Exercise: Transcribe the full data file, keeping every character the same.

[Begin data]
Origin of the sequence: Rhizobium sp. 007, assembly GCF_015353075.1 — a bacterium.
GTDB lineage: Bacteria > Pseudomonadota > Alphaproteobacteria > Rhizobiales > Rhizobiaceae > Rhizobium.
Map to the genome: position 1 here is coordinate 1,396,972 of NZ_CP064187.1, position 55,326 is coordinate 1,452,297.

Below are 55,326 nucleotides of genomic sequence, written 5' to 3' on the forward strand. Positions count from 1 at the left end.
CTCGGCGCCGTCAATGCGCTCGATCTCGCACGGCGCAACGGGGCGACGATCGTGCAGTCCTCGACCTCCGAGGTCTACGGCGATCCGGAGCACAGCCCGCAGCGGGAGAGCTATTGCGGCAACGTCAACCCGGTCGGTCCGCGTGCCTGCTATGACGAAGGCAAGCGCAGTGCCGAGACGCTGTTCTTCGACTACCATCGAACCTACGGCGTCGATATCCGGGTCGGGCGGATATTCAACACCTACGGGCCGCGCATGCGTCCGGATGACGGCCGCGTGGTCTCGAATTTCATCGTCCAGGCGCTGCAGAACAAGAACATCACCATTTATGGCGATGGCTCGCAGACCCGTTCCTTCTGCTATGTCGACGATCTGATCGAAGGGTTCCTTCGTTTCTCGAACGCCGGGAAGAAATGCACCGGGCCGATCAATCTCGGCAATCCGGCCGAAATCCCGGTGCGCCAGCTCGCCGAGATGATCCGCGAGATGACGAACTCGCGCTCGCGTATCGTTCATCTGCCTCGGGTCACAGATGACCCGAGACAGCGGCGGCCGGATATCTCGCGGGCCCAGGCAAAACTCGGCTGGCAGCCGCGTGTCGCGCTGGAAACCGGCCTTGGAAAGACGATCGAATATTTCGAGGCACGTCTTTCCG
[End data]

Origin of the sequence: Rhizobium sp. 007, assembly GCF_015353075.1 — a bacterium.
GTDB lineage: Bacteria > Pseudomonadota > Alphaproteobacteria > Rhizobiales > Rhizobiaceae > Rhizobium.
Map to the genome: position 1 here is coordinate 1,396,972 of NZ_CP064187.1, position 55,326 is coordinate 1,452,297.

Below are 55,326 nucleotides of genomic sequence, written 5' to 3' on the forward strand. Positions count from 1 at the left end.
CTCGGCGCCGTCAATGCGCTCGATCTCGCACGGCGCAACGGGGCGACGATCGTGCAGTCCTCGACCTCCGAGGTCTACGGCGATCCGGAGCACAGCCCGCAGCGGGAGAGCTATTGCGGCAACGTCAACCCGGTCGGTCCGCGTGCCTGCTATGACGAAGGCAAGCGCAGTGCCGAGACGCTGTTCTTCGACTACCATCGAACCTACGGCGTCGATATCCGGGTCGGGCGGATATTCAACACCTACGGGCCGCGCATGCGTCCGGATGACGGCCGCGTGGTCTCGAATTTCATCGTCCAGGCGCTGCAGAACAAGAACATCACCATTTATGGCGATGGCTCGCAGACCCGTTCCTTCTGCTATGTCGACGATCTGATCGAAGGGTTCCTTCGTTTCTCGAACGCCGGGAAGAAATGCACCGGGCCGATCAATCTCGGCAATCCGGCCGAAATCCCGGTGCGCCAGCTCGCCGAGATGATCCGCGAGATGACGAACTCGCGCTCGCGTATCGTTCATCTGCCTCGGGTCACAGATGACCCGAGACAGCGGCGGCCGGATATCTCGCGGGCCCAGGCAAAACTCGGCTGGCAGCCGCGTGTCGCGCTGGAAACCGGCCTTGGAAAGACGATCGAATATTTCGAGGCACGTCTTTCCG